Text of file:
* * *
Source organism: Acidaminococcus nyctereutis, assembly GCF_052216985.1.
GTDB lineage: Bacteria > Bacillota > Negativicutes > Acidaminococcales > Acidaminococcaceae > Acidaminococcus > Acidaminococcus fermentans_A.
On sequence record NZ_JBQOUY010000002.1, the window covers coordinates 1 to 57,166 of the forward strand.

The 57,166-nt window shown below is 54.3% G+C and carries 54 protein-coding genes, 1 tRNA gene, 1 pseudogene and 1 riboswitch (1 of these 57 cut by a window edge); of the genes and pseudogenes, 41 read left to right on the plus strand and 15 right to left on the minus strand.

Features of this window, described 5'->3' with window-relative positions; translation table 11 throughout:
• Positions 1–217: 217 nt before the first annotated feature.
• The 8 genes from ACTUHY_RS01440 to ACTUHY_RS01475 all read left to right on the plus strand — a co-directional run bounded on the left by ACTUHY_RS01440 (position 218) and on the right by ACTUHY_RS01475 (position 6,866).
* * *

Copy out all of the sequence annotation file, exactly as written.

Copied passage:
Source organism: Acidaminococcus nyctereutis, assembly GCF_052216985.1.
GTDB lineage: Bacteria > Bacillota > Negativicutes > Acidaminococcales > Acidaminococcaceae > Acidaminococcus > Acidaminococcus fermentans_A.
On sequence record NZ_JBQOUY010000002.1, the window covers coordinates 1 to 57,166 of the forward strand.

The 57,166-nt window shown below is 54.3% G+C and carries 54 protein-coding genes, 1 tRNA gene, 1 pseudogene and 1 riboswitch (1 of these 57 cut by a window edge); of the genes and pseudogenes, 41 read left to right on the plus strand and 15 right to left on the minus strand.

Features of this window, described 5'->3' with window-relative positions; translation table 11 throughout:
• Positions 1–217: 217 nt before the first annotated feature.
• The 8 genes from ACTUHY_RS01440 to ACTUHY_RS01475 all read left to right on the plus strand — a co-directional run bounded on the left by ACTUHY_RS01440 (position 218) and on the right by ACTUHY_RS01475 (position 6,866).